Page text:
according to some criterion.) Then this spills over to PowerTower too. If x
> Exp[1/E], the range of PowerTower[x, n] for real values of n >= -2 is from
-Infinity up to (approaching) +Infinity. Then if we would have PowerTower
defined in some unique way, the relation 

PowerTower[y, n] = f[PowerTower[y, n - 1/2]]

should define an unique solution f(x) to f[f[x]] == exp[k*x], and thus we
get a contradiction if we state that there is no unique solution to this
equation.

All this does not seem to be common knowledge today (e.g. it is not clear
for me from Wikipedia), but much of the behaviour follows directly from the
description by G. Szekeres in "Abel's equation and regular growth:
Variations of a theme by Abel", see
www.emis.de/journals/EM/restricted/7/7.2/szekeres.ps. I have just found it
myself (by a tip in a post in
http://groups-beta.google.com/group/sci.math.research/tree/browse_frm/thread
/42b60356c806380c/016bbf4f08145cfa?rnum=1&hl=en&_done=%2Fgroup%2Fsci.math.re
search%2Fbrowse_frm%2Fthread%2F42b60356c806380c%2F016bbf4f08145cfa%3Fhl%3Den
%26#doc_e47a95a5c6d3c0f1) and have not yet understood all details there.

Anyway, even if the solution f is not unique, there could be useful to have
available some nice solutions from the solution set. Then we might at least
be able to choose "the best" or "the best known so far". I have solved the
equation by letting f[x] ride on the asymptotic behaviour of some "horse
function", with fixed points. (I think that this is my contribution to this
field of mathematics.) In the paper by Szekeres it is indicated that
Exp[k*x] - 1 should display "regular growth" for k > 1. If that is true, it
could be the ideal horse function. Another similar alternative, which also
might have regular growth behaviour, is Exp[k*x] - (1 + Log[k])/k, which
becomes identical to Exp[k*x] at the k value 1/E. So just now it appears to
me as the case is almost solved. Are there more small devils hiding in the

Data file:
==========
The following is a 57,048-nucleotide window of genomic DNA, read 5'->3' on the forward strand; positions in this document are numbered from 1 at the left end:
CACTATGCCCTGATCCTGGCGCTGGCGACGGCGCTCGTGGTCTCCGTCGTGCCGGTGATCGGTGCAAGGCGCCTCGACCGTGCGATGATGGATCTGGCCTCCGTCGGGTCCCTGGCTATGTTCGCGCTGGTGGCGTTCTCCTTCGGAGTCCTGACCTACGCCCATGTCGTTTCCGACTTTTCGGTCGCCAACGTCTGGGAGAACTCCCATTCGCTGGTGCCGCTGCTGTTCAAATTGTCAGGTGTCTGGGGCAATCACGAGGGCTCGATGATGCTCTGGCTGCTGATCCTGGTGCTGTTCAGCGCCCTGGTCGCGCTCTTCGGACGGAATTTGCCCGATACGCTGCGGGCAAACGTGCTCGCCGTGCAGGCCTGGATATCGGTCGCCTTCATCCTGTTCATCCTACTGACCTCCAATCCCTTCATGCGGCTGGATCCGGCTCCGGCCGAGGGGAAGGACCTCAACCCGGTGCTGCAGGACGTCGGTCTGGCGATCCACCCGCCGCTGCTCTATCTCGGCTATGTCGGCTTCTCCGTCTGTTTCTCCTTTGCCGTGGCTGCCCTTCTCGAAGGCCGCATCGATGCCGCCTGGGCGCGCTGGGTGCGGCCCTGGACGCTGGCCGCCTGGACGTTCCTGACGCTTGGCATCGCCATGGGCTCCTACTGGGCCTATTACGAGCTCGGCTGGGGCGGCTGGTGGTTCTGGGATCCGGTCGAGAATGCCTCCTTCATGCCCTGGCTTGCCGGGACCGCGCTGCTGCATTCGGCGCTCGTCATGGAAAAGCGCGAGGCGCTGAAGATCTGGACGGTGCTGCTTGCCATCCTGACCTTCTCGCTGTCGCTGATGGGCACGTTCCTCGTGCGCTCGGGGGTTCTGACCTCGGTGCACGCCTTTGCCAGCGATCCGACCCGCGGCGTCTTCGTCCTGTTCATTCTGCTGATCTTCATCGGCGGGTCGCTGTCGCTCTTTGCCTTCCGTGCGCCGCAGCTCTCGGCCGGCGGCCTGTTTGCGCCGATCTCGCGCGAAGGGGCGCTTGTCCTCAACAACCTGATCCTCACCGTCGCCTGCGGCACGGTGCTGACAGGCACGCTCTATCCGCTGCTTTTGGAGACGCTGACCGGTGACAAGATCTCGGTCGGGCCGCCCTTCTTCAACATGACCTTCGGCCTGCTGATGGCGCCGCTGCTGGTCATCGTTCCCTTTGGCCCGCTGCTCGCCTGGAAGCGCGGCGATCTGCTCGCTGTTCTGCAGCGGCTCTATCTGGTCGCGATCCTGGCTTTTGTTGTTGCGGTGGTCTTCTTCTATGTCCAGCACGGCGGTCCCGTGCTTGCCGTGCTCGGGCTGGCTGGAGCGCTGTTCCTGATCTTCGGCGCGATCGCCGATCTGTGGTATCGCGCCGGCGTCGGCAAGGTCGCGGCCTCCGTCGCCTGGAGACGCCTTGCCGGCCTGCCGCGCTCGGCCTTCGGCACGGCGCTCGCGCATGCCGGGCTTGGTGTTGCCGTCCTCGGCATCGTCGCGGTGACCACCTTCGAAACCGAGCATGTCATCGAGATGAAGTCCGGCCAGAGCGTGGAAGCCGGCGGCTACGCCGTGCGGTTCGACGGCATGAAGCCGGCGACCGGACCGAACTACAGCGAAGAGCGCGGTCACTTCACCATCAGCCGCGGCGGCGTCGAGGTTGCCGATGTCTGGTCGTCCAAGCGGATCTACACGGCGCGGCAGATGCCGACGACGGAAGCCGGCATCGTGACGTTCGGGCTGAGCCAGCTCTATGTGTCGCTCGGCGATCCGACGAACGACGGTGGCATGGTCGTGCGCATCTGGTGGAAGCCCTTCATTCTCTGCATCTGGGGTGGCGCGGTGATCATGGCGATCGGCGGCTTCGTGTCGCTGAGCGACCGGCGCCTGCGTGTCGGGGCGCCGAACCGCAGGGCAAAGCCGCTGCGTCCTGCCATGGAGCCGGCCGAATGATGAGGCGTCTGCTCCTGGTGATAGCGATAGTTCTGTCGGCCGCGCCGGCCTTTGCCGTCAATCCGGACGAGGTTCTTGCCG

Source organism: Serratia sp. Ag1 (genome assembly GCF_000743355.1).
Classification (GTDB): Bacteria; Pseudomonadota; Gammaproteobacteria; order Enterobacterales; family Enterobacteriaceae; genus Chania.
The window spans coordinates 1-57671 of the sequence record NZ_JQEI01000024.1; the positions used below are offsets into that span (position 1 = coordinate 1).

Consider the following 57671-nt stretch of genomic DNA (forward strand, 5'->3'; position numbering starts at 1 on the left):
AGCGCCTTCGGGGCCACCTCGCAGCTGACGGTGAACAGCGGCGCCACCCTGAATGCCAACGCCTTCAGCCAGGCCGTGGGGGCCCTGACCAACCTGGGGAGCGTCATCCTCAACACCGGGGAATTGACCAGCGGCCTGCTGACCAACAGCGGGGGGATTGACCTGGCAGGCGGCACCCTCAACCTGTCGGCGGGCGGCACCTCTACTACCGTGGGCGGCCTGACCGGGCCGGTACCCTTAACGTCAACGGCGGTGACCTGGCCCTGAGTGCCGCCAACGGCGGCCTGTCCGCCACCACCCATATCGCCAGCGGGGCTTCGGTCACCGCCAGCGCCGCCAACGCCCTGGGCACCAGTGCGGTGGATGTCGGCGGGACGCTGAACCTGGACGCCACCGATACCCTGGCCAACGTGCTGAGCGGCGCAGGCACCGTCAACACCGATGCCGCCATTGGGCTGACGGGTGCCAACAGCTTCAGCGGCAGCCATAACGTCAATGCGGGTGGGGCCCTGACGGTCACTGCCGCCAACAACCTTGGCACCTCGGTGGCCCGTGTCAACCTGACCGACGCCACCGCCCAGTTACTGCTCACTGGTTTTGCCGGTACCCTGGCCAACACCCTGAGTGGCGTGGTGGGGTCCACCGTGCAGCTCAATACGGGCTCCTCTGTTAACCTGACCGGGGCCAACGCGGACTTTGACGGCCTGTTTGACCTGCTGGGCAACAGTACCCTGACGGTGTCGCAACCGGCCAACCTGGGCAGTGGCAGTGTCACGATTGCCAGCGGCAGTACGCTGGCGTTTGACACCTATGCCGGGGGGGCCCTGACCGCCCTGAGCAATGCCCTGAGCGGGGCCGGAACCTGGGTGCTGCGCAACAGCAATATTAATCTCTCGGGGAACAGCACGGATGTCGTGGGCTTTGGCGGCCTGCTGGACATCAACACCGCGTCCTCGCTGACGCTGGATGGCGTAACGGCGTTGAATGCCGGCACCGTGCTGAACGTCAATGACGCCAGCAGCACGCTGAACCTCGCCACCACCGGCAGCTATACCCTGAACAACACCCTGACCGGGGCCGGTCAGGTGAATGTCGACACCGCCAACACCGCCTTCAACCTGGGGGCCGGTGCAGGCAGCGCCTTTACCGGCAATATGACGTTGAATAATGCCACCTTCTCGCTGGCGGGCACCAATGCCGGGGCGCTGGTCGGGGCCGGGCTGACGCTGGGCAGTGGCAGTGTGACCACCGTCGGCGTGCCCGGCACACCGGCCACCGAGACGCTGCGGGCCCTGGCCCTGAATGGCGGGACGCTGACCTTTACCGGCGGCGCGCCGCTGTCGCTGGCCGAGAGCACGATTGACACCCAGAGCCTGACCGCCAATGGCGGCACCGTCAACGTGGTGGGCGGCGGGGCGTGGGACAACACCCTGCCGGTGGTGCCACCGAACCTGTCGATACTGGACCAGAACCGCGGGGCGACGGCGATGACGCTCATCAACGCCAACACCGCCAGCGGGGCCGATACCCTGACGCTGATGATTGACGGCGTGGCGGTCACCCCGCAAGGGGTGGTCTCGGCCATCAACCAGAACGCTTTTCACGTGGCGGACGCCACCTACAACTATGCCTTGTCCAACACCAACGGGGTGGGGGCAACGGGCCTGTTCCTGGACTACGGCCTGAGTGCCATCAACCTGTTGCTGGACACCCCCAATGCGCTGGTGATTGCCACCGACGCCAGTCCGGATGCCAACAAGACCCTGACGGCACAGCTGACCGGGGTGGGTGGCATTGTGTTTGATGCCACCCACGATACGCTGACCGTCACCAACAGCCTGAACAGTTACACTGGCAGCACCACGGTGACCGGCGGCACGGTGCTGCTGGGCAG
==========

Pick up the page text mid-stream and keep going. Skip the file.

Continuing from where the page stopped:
bush? 

I have got some nice letters and posts commenting my proposals, but have not
had time yet to comment all comments and answer all questions, but I am
working at it. 

Best regards

Ingolf Dahl




> -----Original Message-----
> From: Ingolf Dahl [mailto:ingolf.dahl at telia.com] 
> Sent: den 14 december 2006 11:49
> To: mathgroup at smc.vnet.net
> Subject: [mg72200] REPOSTING:RE: [mg72033] REPOSTING: 
> PowerTower extended to real exponents
> 
> And then silence... 
> 
> I have extended the code to cover x > 1 for PowerTower[x,n], 
> with some mathematical problems slightly above x = Exp[1/E] = 
> 1.444667861009766. Since the code has grown (800 kB), I do 
> not attach it here. You are welcome to download it from 
> http://web.telia.com/~u31815170/Mathematica/
> I would be grateful if someone could check if my calculations 
> make sense or are nonsense. I have difficulties to find out 
> the relevance of this, if it is important or not. It is of 
> course important for me, because I do this at hobby work, and 
> want to know if I should apply for means to proceed 
> professionally with this.
> 
> From http://forum.wolframscience.com/archive/topic/956-1.html:
> "Please also note that tetration is used in the proposed RRHC 
> number notation hyper-format (s=4) and that any positive real 
> number can be represented as p*(b#n), with this format. 
> Number p (with 0 < p < b), the super-exponent extension, can 
> be found by iteratively applying n times the log b operator, 
> until p < b. In other words, it is not indispensable to solve 
> the problem of extending tetration to the reals (which has a 
> great theoretical importance), before using the RRHC number 
> notation format.
> The extension of tetration to the reals is tightly connected 
> with the analytic continuation of operators, as performed, 
> for instance, within the "Fractional Calculus". A solution is